The World Press Photo Foundation has announced the 2022 global contest winners that it has recognized as the best photojournalism and documentary photography taken in the last year.
This year, the World Press Photo competition took on a new format that is broken into regions. As explained along with those regional winners in March, the organization found that there was an imbalance in representation among entrants, stories, and winners with the previous contest system. In 2021, only 7% of entrants came from South America, 5% from Southeast Asia and Oceania, and 3% from Africa. The organization felt that this was not representative of the photojournalistic talent around the world, and sought to change its methods to reflect that.
The system was changed to a six-region format — Africa, Asia, Europe, North and Central America, South America, and Southeast Asia and Oceania — and of the winners from each division, the jury selected on the 24 overall regional winners and from there, selected its four global winners: World Press Photo of the Year, World Press Photo Story of the Year, World Press Photo Long-Term Project Award, and World Press Photo Open Format Award.
These four global winners were chosen from a total of 64,823 photographs and open format entries from 130 countries. Every regional winner of the Contest received a monetary prize of €1,000, inclusion in the annual worldwide exhibition, inclusion in the annual yearbook, publication and a personal profile on the World Press Photo website, promotion on World Press Photo platforms, an invitation to the Winners’ Program, and a physical award. In addition to their regional prizes, global winners will also receive an additional monetary prize of €5,000 and an additional physical award.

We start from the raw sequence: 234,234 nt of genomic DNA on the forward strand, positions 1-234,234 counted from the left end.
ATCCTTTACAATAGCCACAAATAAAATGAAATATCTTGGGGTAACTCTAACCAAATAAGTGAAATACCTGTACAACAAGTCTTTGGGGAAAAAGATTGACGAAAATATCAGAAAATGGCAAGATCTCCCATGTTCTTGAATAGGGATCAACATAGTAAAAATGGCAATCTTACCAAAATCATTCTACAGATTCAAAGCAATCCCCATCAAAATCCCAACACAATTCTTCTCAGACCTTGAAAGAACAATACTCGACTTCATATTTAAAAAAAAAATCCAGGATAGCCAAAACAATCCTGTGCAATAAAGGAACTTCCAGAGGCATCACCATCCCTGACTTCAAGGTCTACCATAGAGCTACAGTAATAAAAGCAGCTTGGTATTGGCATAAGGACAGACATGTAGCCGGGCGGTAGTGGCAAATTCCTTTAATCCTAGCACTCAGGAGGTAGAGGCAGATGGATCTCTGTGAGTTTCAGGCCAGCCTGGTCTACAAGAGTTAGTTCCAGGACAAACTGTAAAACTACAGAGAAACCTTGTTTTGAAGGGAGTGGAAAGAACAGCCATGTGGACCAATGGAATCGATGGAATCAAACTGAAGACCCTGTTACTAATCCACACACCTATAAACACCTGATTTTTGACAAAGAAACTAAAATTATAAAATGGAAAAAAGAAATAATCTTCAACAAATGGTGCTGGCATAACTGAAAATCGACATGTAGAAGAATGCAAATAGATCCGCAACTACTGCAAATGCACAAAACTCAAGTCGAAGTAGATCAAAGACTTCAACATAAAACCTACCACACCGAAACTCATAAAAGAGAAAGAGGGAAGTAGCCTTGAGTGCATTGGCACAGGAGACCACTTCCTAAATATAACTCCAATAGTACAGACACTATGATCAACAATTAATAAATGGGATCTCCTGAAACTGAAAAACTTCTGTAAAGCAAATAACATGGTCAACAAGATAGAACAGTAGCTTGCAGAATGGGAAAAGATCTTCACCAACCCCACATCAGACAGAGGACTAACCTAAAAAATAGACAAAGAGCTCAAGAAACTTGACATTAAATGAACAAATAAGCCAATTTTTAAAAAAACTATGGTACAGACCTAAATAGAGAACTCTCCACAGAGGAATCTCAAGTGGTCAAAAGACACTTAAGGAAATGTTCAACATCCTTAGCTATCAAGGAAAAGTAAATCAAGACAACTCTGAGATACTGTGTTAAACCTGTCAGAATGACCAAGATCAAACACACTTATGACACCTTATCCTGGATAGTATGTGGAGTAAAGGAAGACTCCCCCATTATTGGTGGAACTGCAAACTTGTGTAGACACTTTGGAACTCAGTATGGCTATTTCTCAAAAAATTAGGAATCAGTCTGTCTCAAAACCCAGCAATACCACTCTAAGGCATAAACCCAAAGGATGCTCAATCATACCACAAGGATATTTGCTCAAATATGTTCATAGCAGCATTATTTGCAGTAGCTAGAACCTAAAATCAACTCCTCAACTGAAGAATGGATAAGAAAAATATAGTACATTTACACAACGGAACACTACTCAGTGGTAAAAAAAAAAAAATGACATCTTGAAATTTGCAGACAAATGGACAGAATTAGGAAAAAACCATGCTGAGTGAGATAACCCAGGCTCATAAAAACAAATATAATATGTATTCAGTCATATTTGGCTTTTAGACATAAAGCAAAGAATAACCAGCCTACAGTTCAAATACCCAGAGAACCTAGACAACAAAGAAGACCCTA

World Press Photo of the Year
“Kamloops Residential School,” by Amber Bracken, Canada, for The New York Times
“Red dresses hung on crosses along a roadside commemorate children who died at the Kamloops Indian Residential School, an institution created to assimilate Indigenous children, following the detection of as many as 215 unmarked graves, Kamloops, British Columbia, 19 June 2021.”
World Press Photo Story of the Year
“Saving Forests with Fire,” Matthew Abbott, Australia, for National Geographic/Panos Pictures
“Indigenous Australians strategically burn land in a practice known as cool burning, in which fires move slowly, burn only the undergrowth, and remove the build-up of fuel that feeds bigger blazes. The Nawarddeken people of West Arnhem Land, Australia, have been practicing controlled cool burns for tens of thousands of years and see fire as a tool to manage their 1.39 million hectare homeland. Warddeken rangers combine traditional knowledge with contemporary technologies to prevent wildfires, thereby decreasing climate-heating CO2.”
World Press Photo Long-Term Project Award
“Amazonian Dystopia,” Lalo de Almeida, Brazil, for Folha de São Paulo/Panos Pictures
“The Amazon rainforest is under great threat, as deforestation, mining, infrastructural development and exploitation of other natural resources gain momentum under President Jair Bolsonaro’s environmentally regressive policies. Since 2019, devastation of the Brazilian Amazon has been running at its fastest pace in a decade. An area of extraordinary biodiversity, the Amazon is also home to more than 350 different Indigenous groups. The exploitation of the Amazon has a number of social impacts, particularly on Indigenous communities who are forced to deal with significant degradation of their environment, as well as their way of life.”
World Press Photo Open Format Award
“Blood is a Seed,” Isadora Romero, Ecuador
“Through personal stories, Blood is a Seed (La Sangre Es Una Semilla) questions the disappearance of seeds, forced migration, colonization, and the subsequent loss of ancestral knowledge. The video is composed of digital and film photographs, some of which were taken on expired 35mm film and later drawn on by Romero’s father. In a journey to their ancestral village of Une, Cundinamarca, Colombia, Romero explores forgotten memories of the land and crops and learns about her grandfather and great-grandmother who were ‘seed guardians’ and cultivated several potato varieties, only two of which still mainly exist.”